Daniel R. Gillette
Inducted into the Candy Hall of Fame in 1972
Daniel was born in 1912, the son of Daniel Wilkinson Gillette, a New York City candy broker. Nicknamed “Bubbles” while still a baby, the name would stay with him for life. Daniel was first exposed to the candy business as a child when he accompanied his father on sales calls.
In his early teens, Daniel began covering the New York City trade by himself. In 1927, Bubbles was hired by George Close, owner of the Close Candy Co. to represent the company’s line.
Daniel graduated from Lincoln High School in Jersey City, NJ, in 1929 and entered Brown University. During summers, he worked for the American Chicle Co. traveling by train from New Jersey to Michigan to call on retail accounts. Following his sophomore year, Daniel chose to delay his education and returned to work, selling candy for a brokerage owned by his uncle, Rufus W. Gillette. Shortly after, he formed his own brokerage, Dan Gillette Candy, covering Ohio and Western Pennsylvania.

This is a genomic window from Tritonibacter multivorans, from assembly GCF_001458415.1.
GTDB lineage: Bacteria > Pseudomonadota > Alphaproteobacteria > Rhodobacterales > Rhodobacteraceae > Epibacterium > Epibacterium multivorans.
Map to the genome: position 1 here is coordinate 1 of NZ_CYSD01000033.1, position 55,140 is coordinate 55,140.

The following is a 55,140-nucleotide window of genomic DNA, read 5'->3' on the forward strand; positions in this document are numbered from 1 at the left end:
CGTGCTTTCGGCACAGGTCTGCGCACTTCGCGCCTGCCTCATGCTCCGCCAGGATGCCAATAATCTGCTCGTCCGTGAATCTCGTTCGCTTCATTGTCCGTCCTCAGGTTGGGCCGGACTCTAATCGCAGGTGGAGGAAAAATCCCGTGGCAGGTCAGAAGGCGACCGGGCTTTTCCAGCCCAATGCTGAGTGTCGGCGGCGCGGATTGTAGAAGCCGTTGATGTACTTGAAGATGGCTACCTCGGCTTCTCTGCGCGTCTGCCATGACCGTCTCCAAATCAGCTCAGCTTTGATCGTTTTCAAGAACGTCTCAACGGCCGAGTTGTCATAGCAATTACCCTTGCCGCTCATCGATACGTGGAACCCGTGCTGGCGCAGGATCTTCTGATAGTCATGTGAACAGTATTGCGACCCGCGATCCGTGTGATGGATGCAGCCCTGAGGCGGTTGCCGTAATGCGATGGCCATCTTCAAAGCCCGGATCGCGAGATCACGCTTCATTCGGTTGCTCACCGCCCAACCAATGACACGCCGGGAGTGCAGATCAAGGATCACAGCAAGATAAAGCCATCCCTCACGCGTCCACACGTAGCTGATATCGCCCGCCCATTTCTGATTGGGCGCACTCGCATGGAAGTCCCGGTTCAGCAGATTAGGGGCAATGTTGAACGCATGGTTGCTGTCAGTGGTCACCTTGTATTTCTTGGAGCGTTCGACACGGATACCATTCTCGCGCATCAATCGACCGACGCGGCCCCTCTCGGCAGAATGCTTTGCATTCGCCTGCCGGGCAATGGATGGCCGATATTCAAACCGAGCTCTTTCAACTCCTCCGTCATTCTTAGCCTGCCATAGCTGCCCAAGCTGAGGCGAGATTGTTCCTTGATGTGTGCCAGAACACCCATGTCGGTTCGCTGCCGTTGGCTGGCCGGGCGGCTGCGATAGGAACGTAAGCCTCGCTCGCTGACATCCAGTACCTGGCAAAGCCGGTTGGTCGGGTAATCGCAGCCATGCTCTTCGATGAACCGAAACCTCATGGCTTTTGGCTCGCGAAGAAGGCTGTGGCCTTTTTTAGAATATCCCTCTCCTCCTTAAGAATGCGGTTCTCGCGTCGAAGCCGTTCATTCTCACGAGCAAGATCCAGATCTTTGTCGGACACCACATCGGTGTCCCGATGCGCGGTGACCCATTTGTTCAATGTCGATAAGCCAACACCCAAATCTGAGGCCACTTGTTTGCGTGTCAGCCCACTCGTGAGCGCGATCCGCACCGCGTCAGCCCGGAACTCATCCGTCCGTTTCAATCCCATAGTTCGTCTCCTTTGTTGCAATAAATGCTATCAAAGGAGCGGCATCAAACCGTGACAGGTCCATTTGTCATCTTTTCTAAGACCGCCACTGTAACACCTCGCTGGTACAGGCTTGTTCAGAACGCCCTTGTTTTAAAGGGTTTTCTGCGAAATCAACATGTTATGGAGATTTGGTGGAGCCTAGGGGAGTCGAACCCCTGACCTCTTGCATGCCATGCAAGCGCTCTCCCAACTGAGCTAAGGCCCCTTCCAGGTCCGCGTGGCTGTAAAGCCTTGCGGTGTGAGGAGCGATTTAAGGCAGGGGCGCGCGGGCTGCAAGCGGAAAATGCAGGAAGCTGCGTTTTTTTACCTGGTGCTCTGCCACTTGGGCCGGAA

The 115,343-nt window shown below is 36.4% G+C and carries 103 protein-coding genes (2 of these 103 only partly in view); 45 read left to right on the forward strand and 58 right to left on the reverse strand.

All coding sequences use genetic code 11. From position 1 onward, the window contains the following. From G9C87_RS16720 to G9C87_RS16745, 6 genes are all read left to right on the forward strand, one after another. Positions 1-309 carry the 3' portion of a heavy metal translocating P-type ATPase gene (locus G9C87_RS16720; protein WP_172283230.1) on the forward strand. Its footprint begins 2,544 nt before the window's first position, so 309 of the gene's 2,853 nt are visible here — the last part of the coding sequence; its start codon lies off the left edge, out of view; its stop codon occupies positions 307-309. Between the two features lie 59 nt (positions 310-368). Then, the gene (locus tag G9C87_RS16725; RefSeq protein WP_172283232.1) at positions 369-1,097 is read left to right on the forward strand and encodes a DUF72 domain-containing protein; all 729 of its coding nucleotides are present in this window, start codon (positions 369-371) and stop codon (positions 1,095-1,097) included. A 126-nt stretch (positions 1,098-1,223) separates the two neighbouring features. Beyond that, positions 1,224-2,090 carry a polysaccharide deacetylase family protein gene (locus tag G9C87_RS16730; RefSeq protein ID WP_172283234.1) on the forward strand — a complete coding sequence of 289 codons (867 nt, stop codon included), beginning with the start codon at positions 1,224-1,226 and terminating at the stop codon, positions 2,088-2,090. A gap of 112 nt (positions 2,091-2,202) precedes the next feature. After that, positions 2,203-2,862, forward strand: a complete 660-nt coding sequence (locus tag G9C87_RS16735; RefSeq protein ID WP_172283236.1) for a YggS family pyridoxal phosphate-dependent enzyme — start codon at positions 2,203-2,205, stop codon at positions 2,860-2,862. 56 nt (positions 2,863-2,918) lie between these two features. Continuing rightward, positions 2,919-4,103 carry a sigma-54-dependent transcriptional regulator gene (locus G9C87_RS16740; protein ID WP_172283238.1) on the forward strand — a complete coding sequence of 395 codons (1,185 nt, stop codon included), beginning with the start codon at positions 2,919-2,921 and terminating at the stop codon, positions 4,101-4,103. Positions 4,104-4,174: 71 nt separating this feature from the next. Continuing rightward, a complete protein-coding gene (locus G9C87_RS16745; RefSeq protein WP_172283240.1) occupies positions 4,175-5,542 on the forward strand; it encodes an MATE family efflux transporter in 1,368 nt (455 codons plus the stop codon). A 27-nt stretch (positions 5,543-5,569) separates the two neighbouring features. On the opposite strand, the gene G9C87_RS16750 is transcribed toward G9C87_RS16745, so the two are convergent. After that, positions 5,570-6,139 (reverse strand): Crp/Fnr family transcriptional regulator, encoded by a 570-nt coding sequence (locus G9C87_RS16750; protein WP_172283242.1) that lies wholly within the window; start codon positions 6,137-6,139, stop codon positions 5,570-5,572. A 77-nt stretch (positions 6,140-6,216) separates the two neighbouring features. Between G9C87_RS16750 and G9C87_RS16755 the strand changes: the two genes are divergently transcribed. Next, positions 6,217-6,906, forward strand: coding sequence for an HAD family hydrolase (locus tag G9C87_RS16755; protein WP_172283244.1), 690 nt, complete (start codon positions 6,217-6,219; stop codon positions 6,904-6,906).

At the outbreak of World War II, Daniel entered the U.S. Army Air Corp and was honorably discharged in 1946 following service in the Philippines and Japan. He returned to the candy business, representing such companies as Fair Play, Just Born, Inc. Jaret, Royal, W&F, and Allen & Smith. In 1947, he married Florence Catherine Sweitzer. The couple raised two children, Nancy and Daniel “Tiny Bubbles” Gillette.
A co-founder of the Pittsburgh Candy Club in 1931 and a director of the Ohio Buckeye Candy Club, Daniel was named Candy Ambassador by the National Candy Wholesalers’ Association in 1961. He joined NCSA in 1937, serving as co-chair of the 1951/1952 convention and as president in 1964/1965.
In 1979, “Tiny Bubbles” Gillette joined his father’s brokerage business and the company was renamed Dan Gillette & Associates. Daniel “Bubbles” Gillette retired from the brokerage business in 1990 at the age of 78.
In the Spring of 2003, at the age of 91, Daniel R. “Bubbles” Gillette returned to the NCSA podium to induct his son into the Candy Hall of Fame. Daniel passed away in 2004.